In addition, when a girl is married, her mother will give her a skirt, or several skirts, depending on her social status or how much wealth her family has. Traditionally, the mother makes the skirts by herself and provides them to her daughter as a dowry. When the daughter becomes old and dies, one of these skirts will be worn at her funeral (Mallinson et al. 1988: 33). In a related vein, a daughter is expected to prepare funeral garments called tsho tshaj sab for her parents as they grow old. These garments are made of hemp cloth, and put on the corpse of the parents when they die. In the spirit realm, the parents wear these hemp garments as they make the journey to meet their ancestors in the afterlife. Hmong clothes were originally made from hemp. Hemp is a very important plant, and the fibers of the hemp stalk are stripped, spun into fiber threads and woven into cloth. It is then bleached and dyed into black or indigo blue. Hemp cloth that is decorated with batik and appliqué work is common among the Green Hmong, and often turned into pleated skirts. The undecorated dyed cloth is sewn into jackets and pants. White Hmong do not decorate their skirts; they are bleached and turned into white pleated versions. The cloth is dyed black and used to sew jackets and pants. Sometimes embroidery motif needlework is used as a decoration on the cuffs and placket fronts of jackets with embroidery stitches, batik, appliqué or reverse appliqué along with embellishments.
Hmong embroidery has evolved to include Lao, Thai, Vietnamese, Chinese, and Western influences with the availability of different kinds of fabrics, threads, methods, techniques, and ideas. For instance, when the Hmong first arrived in the United States in the late 1970s, some of the families were initially resettled in Pennsylvania. While residing there, Hmong women learned a new style of appliqué techniques (quilting) from the Amish community [this is something Claire McRee mentioned in a previous Sew What? episode]. … The methods and techniques utilized for making Hmong clothes have changed over time. Items are not necessarily sewn by hand any longer. Cotton and synthetic fabrics are now preferred over hemp as the latter is heavy and difficult to find. Hemp is most commonly used for funeral garments in the contemporary era. Hmong motifs are copied, and replicated into machine-made patterns with Hmong designs and motifs. These copied patterns are made into pleated skirts, cuffs, and the placket fronts of jackets, as well as accessories. As the Hmong continue to live in the United States, their lifestyles have changed due to employment and educational opportunities. Hmong women don’t have the time to make embroidery as they once did in Laos. It is more convenient to purchase machine-made Hmong attire at the flea market or the supermarket. These items are relatively cheap and affordable. There are many new styles of Hmong attire, which do not resemble the regional Hmong clothes from the provinces of Laos. At the present time, many Hmong girls don’t have the time and/or opportunity to learn how to make paj ntaub as their elders once did. Many elders do not have time to teach these traditions to their grandchildren. For the reasons above, the Hmong art of making paj ntaub may be lost among future generations.”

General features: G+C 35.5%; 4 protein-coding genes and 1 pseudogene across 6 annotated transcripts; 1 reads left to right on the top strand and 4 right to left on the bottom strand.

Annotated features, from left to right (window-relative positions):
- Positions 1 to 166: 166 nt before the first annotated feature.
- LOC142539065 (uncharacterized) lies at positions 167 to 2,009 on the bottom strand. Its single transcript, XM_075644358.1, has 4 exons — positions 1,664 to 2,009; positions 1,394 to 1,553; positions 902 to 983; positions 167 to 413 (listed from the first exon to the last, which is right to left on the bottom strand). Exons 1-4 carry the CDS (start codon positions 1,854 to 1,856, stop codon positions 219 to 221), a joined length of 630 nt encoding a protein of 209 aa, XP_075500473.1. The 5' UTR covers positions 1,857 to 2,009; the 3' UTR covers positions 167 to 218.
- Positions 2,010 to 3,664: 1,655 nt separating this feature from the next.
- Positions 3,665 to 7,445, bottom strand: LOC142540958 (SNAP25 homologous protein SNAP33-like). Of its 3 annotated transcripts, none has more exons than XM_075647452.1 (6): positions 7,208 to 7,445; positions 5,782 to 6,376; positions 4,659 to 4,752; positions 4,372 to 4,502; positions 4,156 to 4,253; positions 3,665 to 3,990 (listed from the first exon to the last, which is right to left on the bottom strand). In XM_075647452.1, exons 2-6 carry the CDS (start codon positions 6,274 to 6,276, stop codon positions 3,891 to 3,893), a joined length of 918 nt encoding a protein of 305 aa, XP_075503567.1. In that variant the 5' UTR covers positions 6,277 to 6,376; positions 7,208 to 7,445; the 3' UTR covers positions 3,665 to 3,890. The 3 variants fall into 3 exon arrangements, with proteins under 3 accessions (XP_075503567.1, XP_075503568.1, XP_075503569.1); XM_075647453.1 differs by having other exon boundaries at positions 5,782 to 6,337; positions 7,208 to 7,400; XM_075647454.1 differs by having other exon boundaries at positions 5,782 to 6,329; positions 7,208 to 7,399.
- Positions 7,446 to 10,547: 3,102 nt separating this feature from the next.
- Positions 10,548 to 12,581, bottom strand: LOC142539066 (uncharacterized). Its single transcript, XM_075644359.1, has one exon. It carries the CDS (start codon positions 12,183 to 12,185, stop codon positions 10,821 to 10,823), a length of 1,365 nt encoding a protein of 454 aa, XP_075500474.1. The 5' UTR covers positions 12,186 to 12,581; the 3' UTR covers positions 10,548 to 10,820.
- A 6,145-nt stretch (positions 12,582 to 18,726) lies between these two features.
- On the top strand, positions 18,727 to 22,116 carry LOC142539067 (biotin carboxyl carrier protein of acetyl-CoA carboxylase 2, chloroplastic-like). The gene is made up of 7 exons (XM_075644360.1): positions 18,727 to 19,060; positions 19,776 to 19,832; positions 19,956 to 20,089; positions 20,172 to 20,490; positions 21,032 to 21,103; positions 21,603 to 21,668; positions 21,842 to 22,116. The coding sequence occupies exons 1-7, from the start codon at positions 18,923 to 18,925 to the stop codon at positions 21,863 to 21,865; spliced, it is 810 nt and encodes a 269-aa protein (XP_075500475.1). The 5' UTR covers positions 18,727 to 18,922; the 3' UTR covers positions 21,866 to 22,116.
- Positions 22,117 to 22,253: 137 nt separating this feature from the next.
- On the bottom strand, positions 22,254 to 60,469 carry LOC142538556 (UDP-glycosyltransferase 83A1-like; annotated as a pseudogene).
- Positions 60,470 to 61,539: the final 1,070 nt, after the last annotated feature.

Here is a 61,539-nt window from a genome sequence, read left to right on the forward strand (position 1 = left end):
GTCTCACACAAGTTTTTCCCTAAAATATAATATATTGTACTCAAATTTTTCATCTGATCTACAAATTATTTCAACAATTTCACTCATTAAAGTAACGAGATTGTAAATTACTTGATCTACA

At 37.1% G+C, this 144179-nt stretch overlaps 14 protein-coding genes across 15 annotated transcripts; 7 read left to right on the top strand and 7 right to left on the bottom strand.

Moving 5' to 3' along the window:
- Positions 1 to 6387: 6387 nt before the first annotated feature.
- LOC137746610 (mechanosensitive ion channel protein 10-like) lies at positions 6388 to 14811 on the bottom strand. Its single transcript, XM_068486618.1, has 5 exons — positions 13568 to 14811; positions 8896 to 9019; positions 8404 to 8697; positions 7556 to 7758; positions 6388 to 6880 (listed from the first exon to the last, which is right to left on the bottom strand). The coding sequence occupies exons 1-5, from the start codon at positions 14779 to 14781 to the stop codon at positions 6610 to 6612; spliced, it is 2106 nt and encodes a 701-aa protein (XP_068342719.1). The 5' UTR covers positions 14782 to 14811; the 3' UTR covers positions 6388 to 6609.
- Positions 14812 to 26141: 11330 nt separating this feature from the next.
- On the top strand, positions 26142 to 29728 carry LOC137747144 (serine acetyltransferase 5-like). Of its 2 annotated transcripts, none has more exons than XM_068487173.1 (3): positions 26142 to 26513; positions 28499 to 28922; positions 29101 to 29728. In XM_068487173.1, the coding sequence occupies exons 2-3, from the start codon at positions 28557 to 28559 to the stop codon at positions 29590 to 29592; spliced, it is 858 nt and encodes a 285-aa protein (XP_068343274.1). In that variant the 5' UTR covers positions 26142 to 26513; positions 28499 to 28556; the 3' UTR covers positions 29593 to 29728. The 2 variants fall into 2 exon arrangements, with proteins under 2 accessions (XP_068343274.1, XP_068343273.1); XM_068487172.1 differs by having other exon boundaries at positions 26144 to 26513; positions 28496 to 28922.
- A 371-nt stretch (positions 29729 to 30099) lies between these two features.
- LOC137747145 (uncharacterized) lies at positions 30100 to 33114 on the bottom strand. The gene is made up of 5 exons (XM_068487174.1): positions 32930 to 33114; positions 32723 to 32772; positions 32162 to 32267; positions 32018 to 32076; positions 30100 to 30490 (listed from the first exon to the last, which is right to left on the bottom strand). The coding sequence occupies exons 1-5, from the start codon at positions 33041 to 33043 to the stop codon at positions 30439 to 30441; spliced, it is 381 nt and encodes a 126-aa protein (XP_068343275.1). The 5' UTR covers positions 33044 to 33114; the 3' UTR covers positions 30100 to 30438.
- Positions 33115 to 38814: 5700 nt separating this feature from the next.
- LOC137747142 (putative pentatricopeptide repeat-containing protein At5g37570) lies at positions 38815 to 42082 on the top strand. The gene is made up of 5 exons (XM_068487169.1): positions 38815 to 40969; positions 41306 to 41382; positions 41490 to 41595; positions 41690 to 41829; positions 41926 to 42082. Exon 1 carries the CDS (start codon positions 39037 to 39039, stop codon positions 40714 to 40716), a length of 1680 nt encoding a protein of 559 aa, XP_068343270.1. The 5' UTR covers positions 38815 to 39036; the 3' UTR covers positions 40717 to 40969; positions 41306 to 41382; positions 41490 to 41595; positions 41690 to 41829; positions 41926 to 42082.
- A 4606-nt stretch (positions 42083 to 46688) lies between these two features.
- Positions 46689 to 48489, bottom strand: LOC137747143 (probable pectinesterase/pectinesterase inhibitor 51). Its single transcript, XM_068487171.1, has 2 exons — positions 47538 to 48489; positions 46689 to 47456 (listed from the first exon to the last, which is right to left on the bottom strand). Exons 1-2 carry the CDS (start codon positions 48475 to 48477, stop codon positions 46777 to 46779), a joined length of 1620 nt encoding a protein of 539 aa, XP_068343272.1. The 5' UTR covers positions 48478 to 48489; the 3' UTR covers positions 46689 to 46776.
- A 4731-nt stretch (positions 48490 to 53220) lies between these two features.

My immense thanks go to Xai S. Lor of the Hmong Cultural Center who wrote this extremely informative and fascinating summary of Hmong embroidery. I apologise that a large part of this episode is me reading the writing of someone else, but the work that came out of the partnership between the Hmong Cultural Center and the Hmong Archives is written in a clearer, more succinct way than anything I could’ve written on the same subject. And now that we’ve learned so much about Paj Ntaub, it’s time to get into the Hmong story cloth.
As I mentioned earlier, in the aftermath of the Vietnam War, tens of thousands of Hmong who stood against the Vietcong and Communist forces faced punishment and fled across the Mekong River to Thailand. These escapes were very harrowing and many didn’t survive the journey. In the refugee camps of Thailand, some Hmong women began to stitch two dimensional, embroidered pictures in order to relay their experiences and maintain connections to their homeland. These are the Hmong story cloths. It’s thought that the first story clothes were made by women at the Ban Vinai refugee camp in northeastern Thailand in the late 1970s. According to the trusty Wikipedia, “Scholarship has suggested several possible competing theories including the suggestion that refugee aid workers originally encouraged the idea of making embroidered pictures to sell, or that the story cloths developed organically out of exposure to English-language illustrated textbooks and Chinese pattern books, or that the story cloths were a means to remember and communicate traditions and experiences often relating directly to the Secret War and leaving Laos. Regardless, some level of western influence is clearly present in the form of English text and it is widely known that the story cloths were sold to international audiences, often with the help of missionaries and refugee aid workers.”